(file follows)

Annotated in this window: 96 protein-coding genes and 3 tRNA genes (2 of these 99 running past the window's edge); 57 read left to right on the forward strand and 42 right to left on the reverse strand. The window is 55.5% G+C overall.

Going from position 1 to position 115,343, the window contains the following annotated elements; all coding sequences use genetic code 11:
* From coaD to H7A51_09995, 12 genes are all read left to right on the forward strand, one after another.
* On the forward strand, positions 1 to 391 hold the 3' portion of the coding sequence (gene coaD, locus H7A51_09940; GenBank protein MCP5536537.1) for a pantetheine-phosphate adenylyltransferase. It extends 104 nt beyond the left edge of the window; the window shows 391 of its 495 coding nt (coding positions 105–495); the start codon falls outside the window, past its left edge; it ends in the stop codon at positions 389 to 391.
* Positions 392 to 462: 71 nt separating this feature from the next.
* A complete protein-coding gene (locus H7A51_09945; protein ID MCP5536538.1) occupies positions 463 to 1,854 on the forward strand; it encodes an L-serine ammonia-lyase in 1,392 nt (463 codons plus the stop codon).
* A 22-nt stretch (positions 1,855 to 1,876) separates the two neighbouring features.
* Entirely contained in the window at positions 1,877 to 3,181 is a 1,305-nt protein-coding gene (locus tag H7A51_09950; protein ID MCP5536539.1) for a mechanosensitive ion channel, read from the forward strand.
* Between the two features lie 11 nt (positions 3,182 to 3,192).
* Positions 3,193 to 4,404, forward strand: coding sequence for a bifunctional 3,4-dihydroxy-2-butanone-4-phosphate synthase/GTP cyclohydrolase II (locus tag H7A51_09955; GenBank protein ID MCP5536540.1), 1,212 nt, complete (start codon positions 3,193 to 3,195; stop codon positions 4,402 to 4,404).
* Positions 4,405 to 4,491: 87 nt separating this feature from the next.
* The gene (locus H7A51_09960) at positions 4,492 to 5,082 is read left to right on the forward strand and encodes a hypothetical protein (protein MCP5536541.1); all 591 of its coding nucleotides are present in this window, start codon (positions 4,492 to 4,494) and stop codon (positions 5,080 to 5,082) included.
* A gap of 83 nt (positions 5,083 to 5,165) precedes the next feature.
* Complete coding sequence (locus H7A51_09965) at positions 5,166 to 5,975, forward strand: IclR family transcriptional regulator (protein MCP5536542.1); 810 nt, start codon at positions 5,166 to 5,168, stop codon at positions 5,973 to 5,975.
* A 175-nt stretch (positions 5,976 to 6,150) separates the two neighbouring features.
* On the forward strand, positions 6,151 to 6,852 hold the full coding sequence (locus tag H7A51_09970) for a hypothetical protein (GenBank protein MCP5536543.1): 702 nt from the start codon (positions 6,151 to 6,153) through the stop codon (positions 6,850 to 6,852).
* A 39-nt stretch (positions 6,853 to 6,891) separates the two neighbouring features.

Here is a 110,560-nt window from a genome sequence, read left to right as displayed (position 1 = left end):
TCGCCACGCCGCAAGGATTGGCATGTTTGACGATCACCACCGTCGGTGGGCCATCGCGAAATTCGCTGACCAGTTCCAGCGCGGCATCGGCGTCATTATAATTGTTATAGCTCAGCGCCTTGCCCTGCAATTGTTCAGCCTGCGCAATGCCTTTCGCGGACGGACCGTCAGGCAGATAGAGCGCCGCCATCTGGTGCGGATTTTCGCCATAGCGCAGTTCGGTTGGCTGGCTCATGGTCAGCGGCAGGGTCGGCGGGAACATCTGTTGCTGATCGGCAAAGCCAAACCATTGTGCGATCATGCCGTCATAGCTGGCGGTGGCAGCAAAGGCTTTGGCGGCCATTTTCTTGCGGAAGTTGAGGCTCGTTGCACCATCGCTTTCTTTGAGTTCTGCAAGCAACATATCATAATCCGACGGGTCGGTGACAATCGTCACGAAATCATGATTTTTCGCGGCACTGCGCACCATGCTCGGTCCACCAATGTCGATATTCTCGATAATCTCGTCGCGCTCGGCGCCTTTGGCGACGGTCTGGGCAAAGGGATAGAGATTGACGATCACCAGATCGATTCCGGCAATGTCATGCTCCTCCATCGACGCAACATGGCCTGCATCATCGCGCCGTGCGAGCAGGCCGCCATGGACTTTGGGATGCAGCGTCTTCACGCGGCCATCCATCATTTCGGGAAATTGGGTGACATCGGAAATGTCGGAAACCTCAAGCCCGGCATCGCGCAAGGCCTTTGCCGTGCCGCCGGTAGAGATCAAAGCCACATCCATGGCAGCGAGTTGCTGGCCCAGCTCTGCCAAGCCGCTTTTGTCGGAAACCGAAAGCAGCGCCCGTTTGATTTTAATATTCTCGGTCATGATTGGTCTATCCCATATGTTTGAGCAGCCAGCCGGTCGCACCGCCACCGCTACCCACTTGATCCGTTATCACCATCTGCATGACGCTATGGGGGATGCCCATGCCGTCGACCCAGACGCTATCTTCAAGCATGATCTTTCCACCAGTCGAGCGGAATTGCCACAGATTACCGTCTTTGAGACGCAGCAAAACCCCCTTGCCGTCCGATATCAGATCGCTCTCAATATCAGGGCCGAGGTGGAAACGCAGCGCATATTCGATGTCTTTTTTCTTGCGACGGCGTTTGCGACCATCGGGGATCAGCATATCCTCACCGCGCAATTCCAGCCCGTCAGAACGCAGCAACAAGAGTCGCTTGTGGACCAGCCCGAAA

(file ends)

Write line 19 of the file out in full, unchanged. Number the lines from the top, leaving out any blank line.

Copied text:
TCGCCACGCCGCAAGGATTGGCATGTTTGACGATCACCACCGTCGGTGGGCCATCGCGAAATTCGCTGACCAGTTCCAGCGCGGCATCGGCGTCATTATAATTGTTATAGCTCAGCGCCTTGCCCTGCAATTGTTCAGCCTGCGCAATGCCTTTCGCGGACGGACCGTCAGGCAGATAGAGCGCCGCCATCTGGTGCGGATTTTCGCCATAGCGCAGTTCGGTTGGCTGGCTCATGGTCAGCGGCAGGGTCGGCGGGAACATCTGTTGCTGATCGGCAAAGCCAAACCATTGTGCGATCATGCCGTCATAGCTGGCGGTGGCAGCAAAGGCTTTGGCGGCCATTTTCTTGCGGAAGTTGAGGCTCGTTGCACCATCGCTTTCTTTGAGTTCTGCAAGCAACATATCATAATCCGACGGGTCGGTGACAATCGTCACGAAATCATGATTTTTCGCGGCACTGCGCACCATGCTCGGTCCACCAATGTCGATATTCTCGATAATCTCGTCGCGCTCGGCGCCTTTGGCGACGGTCTGGGCAAAGGGATAGAGATTGACGATCACCAGATCGATTCCGGCAATGTCATGCTCCTCCATCGACGCAACATGGCCTGCATCATCGCGCCGTGCGAGCAGGCCGCCATGGACTTTGGGATGCAGCGTCTTCACGCGGCCATCCATCATTTCGGGAAATTGGGTGACATCGGAAATGTCGGAAACCTCAAGCCCGGCATCGCGCAAGGCCTTTGCCGTGCCGCCGGTAGAGATCAAAGCCACATCCATGGCAGCGAGTTGCTGGCCCAGCTCTGCCAAGCCGCTTTTGTCGGAAACCGAAAGCAGCGCCCGTTTGATTTTAATATTCTCGGTCATGATTGGTCTATCCCATATGTTTGAGCAGCCAGCCGGTCGCACCGCCACCGCTACCCACTTGATCCGTTATCACCATCTGCATGACGCTATGGGGGATGCCCATGCCGTCGACCCAGACGCTATCTTCAAGCATGATCTTTCCACCAGTCGAGCGGAATTGCCACAGATTACCGTCTTTGAGACGCAGCAAAACCCCCTTGCCGTCCGATATCAGATCGCTCTCAATATCAGGGCCGAGGTGGAAACGCAGCGCATATTCGATGTCTTTTTTCTTGCGACGGCGTTTGCGACCATCGGGGATCAGCATATCCTCACCGCGCAATTCCAGCCCGTCAGAACGCAGCAACAAGAGTCGCTTGTGGACCAGCCCGAAA